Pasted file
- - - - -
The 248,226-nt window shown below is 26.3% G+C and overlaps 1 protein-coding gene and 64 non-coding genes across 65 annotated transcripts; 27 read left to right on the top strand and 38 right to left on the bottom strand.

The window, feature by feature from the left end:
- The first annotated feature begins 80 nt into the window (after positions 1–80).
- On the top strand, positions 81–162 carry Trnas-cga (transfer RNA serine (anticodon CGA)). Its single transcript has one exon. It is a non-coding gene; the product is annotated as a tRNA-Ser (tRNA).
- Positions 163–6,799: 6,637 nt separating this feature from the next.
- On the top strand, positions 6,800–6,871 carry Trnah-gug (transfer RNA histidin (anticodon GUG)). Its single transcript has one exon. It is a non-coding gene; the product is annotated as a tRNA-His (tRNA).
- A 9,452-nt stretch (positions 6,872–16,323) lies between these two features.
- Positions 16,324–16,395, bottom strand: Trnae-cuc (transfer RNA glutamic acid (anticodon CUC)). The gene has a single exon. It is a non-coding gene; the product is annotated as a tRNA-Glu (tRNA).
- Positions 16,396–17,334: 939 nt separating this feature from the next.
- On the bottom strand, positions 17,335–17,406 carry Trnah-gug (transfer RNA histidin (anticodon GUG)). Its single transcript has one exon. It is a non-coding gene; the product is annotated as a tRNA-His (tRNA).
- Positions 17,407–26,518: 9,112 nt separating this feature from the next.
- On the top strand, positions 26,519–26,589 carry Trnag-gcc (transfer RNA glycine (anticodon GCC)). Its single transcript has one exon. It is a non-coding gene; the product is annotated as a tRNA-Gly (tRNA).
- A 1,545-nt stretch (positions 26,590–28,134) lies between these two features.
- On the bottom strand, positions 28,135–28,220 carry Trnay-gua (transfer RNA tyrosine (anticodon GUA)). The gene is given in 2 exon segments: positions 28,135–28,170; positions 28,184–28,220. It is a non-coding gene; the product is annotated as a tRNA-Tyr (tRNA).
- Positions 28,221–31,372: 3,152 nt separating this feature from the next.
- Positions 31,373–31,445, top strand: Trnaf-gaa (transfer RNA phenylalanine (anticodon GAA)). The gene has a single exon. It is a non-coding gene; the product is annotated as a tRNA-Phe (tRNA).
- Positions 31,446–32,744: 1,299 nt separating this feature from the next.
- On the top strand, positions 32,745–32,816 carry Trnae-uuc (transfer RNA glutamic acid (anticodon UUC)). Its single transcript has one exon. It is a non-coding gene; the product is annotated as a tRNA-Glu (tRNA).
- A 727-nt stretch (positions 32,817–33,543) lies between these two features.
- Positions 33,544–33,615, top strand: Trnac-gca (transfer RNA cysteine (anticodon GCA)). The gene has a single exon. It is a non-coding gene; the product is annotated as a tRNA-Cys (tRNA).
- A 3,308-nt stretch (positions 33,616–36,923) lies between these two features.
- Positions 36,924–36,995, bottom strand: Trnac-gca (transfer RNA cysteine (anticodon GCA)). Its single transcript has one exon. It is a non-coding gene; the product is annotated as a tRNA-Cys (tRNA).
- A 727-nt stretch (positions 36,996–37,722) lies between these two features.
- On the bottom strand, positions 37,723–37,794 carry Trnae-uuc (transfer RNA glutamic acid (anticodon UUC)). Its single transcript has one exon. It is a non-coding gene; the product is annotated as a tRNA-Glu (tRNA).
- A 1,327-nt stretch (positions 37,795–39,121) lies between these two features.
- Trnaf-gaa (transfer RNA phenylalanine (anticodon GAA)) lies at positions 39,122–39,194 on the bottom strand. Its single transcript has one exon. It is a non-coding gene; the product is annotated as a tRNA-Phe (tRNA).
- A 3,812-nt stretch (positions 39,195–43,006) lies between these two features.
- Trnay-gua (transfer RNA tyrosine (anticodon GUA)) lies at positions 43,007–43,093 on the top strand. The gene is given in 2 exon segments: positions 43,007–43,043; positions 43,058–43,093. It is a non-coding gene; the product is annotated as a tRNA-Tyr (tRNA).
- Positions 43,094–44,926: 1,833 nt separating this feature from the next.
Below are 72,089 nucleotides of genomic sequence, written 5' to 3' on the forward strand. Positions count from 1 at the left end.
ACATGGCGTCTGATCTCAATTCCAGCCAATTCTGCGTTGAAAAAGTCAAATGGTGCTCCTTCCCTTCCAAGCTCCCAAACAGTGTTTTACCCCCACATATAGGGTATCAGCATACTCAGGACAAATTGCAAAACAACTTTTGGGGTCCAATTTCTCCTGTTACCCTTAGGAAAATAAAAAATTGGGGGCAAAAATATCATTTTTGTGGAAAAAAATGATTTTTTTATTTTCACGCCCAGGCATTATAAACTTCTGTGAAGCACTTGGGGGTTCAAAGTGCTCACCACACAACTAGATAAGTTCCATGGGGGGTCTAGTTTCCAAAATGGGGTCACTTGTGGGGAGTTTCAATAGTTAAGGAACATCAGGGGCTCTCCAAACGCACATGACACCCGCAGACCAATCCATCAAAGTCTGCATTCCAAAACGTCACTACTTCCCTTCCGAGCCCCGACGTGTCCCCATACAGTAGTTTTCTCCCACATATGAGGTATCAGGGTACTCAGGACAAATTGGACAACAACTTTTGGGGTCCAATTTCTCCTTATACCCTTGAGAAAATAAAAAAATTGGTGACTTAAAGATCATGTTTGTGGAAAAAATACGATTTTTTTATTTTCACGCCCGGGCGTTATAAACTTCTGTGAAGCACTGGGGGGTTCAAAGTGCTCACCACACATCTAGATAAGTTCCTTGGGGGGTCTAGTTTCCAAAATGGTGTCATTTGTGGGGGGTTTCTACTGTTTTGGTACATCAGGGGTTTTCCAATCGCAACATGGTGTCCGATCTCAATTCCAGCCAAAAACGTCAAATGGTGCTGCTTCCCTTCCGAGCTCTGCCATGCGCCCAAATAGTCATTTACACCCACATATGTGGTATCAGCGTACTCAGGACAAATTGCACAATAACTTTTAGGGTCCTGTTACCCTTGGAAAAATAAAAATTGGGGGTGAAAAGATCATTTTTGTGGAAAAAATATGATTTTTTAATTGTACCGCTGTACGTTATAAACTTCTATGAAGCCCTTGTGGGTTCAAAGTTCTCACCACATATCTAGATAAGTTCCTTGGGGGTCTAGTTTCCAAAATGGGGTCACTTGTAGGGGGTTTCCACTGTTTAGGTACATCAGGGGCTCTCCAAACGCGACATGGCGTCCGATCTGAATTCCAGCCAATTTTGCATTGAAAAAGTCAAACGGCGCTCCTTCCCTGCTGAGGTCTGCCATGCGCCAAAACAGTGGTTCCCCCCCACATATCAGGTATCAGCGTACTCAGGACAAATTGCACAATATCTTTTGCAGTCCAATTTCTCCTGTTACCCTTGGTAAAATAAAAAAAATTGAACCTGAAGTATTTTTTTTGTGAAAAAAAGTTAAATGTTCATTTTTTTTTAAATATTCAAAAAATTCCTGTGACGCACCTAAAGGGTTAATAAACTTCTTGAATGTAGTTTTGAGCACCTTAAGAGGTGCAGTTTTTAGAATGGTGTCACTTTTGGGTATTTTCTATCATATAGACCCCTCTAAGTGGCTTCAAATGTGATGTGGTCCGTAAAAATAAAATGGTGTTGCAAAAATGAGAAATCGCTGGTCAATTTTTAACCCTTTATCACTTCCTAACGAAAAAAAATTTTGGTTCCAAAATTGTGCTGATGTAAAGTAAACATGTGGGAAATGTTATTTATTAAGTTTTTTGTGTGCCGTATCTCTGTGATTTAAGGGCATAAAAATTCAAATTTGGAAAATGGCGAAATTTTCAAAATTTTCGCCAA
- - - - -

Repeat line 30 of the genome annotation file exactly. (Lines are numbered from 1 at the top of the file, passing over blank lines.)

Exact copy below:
Below are 72,089 nucleotides of genomic sequence, written 5' to 3' on the forward strand. Positions count from 1 at the left end.